“Focusing on bees helps to show how technology can be used to advance our understanding of complex issues,” said Peter Carter, an innovation partner-ship manager at Data 61. “In this case, around the biophysical interaction between insects and the environment, and the importance of better under-standing those interactions to secure food security and address issues around agricultural productivity. The Internet of Things is becoming a really good metaphor for people to understand the connection between data and how we can use that information to better focus scientiﬁc research.”
The methodology of the CSIRO project—dubbed “Save the Bees: A relayr project for Ecosystem Health” (relayr is a provider of IoT hardware solutions)—is to tag 250 to 500 bees per hive. Because a bee’s lifespan maxes out at around 150 days, the tagging is constant. And CSIRO’s efforts are just one part of GIIH, which hopes to tag a million bees in every country in the world by this year.
“From the innovation-center point of view, Cisco wanted to get involved with the data collection of this, because it’s huge,” Merat said. “When it comes to connectivity, [the partners] have the technology they need for one colony at a time. But when it comes to the inter-net and data collection and connectivity, that’s where Cisco can really help.”
HACKING THE HONEYCOMB
The developers who signed up for Cisco’s bee-focused hackathon were charged with building an app to make sense of the tide of data being collected by CSIRO, whose work at that point was still in its early days. Each of the 13 teams was provided “with a million data points to work with and a challenge to create an application to allow this information to be more accessible to a global audience,” Carter said. “Between 500 and 1,000 instrumented hives across the world are bringing all of that [collected] information into a central cloud.”
Before arriving in Las Vegas, each team took part in a webinar that acquainted them with the ins and outs of Cisco application program interfaces (APIs). Once on site, they had 24 hours to come up with their respective solutions, which would be open source for all to see. The DevNet Zone in which they worked was decked out with towering fabric honeycombs, to mirror the hackathon’s beehive theme.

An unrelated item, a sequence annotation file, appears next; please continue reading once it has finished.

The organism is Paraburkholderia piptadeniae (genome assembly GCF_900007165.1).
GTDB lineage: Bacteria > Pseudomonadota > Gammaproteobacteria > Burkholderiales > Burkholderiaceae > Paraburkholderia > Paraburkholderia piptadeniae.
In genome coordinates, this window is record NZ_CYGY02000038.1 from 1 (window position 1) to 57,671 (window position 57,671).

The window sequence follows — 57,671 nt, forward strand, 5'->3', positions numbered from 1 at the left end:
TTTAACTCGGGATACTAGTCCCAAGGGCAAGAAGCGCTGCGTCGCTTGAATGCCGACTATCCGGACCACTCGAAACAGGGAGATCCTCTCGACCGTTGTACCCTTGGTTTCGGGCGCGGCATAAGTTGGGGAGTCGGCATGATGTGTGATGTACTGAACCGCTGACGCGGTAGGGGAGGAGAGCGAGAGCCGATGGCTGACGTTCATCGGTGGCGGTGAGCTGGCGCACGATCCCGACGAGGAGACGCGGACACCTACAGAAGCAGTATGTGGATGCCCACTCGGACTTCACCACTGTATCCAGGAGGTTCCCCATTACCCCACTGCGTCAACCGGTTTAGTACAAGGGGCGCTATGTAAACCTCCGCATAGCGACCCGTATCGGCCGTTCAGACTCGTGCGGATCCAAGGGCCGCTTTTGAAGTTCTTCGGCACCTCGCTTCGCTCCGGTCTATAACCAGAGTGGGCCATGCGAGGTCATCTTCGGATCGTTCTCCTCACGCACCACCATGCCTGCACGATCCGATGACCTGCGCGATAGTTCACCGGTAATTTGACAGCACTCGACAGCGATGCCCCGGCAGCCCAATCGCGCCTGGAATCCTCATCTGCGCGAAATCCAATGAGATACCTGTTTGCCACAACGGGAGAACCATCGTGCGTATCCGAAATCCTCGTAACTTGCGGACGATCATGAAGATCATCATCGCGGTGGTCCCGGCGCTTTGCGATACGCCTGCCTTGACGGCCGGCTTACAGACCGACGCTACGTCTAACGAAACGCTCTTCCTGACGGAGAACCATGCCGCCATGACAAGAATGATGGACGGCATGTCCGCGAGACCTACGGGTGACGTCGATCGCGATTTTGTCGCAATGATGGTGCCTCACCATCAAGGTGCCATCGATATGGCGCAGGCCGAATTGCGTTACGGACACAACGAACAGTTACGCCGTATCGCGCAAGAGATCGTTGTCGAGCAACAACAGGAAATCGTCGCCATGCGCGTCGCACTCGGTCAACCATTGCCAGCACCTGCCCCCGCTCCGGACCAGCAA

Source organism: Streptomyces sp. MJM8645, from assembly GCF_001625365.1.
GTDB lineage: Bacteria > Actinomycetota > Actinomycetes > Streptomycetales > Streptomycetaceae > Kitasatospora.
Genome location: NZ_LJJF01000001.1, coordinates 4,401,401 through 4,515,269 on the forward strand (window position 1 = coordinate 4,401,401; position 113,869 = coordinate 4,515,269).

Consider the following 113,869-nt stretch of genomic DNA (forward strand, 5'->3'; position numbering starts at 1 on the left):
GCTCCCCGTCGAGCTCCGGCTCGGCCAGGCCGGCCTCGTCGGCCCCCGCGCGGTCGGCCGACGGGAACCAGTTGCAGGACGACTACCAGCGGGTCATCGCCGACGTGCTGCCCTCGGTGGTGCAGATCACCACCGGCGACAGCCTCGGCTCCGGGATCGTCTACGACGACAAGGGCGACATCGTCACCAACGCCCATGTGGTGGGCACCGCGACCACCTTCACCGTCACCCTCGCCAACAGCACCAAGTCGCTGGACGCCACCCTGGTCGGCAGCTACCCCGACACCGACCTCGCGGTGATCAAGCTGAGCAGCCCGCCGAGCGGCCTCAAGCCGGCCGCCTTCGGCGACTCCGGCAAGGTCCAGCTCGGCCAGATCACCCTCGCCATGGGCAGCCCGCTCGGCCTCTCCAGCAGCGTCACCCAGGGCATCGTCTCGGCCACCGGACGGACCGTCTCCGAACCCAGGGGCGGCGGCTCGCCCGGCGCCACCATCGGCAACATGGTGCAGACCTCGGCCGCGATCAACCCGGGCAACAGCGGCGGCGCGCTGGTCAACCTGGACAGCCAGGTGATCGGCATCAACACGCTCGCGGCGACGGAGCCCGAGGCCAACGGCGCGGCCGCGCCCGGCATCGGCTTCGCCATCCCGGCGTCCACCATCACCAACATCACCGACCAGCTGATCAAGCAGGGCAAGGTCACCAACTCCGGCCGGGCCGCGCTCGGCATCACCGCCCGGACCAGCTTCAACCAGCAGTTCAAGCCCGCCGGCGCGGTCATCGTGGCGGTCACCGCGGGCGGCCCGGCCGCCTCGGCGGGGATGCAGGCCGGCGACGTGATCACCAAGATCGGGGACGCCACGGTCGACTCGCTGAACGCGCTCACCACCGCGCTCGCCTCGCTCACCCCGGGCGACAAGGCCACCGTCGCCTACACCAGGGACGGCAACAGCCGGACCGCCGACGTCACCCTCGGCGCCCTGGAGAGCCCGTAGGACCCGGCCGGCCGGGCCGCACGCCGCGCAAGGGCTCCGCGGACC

The winning team was called the Plan Bee Team, led by David Guidos of St. Louis–based Asynchrony Labs, working with fellow developers Todd Erickson, Tim Fuller, and Shawn Donoho. Together, they came up with a system of relayr sensors and thermal imaging to detect hive health and the comings and goings of bees. Once the data is collected, it can be transmitted to a cloud via Spark and correlated with Zeus, both Cisco technologies. If there are noticeable problems with the hive, the data can help researchers pinpoint what the problem might be.
Plan Bee wasn’t just a theoretical solution. It’s in the process of being implemented by CSIRO in Tasmania. “That something really tangible and real came from the hackathon,” Merat said, “is a very big win.”
Monique Lampson, program manager at Cisco, emphasized how this particular IoT solution might have implications beyond honeybees. “We’ve been able to take this particular initiative, the Internet of Things, and actually move it forward from these successes that we had at the hackathon,” said Lampson, who traveled to Tasmania this past fall to take part in bee-tagging efforts.
“[The hackathon] shows how excel-lent science, combined with corporates that are working together on global issues, is relevant to how we’ll live in the future,” Carter said. “If we get it right for this case, then conversations about health and transport and future cities and all of the other areas that Cisco is focused on become more tangible. [IoT] really is a matter of the ‘internet of one thing at a time,’ at present. If we get one right, we keep building on that.”